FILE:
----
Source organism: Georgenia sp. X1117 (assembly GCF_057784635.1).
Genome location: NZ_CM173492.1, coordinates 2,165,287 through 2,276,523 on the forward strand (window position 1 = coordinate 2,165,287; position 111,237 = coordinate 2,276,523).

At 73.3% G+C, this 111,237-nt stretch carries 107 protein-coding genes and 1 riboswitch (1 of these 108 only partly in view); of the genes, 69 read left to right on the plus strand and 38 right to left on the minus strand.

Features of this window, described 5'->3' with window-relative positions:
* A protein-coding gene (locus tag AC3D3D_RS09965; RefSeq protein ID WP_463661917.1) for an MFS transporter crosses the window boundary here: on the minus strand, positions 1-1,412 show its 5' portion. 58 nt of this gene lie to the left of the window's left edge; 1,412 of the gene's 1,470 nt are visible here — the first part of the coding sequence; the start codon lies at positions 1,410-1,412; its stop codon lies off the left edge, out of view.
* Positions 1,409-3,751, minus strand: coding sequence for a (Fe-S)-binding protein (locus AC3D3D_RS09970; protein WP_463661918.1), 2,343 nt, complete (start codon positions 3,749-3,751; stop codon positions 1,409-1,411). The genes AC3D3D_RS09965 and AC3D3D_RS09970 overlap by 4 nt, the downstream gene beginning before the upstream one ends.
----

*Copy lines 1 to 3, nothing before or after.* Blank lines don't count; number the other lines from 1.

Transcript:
Source organism: Georgenia sp. X1117 (assembly GCF_057784635.1).
Genome location: NZ_CM173492.1, coordinates 2,165,287 through 2,276,523 on the forward strand (window position 1 = coordinate 2,165,287; position 111,237 = coordinate 2,276,523).

At 73.3% G+C, this 111,237-nt stretch carries 107 protein-coding genes and 1 riboswitch (1 of these 108 only partly in view); of the genes, 69 read left to right on the plus strand and 38 right to left on the minus strand.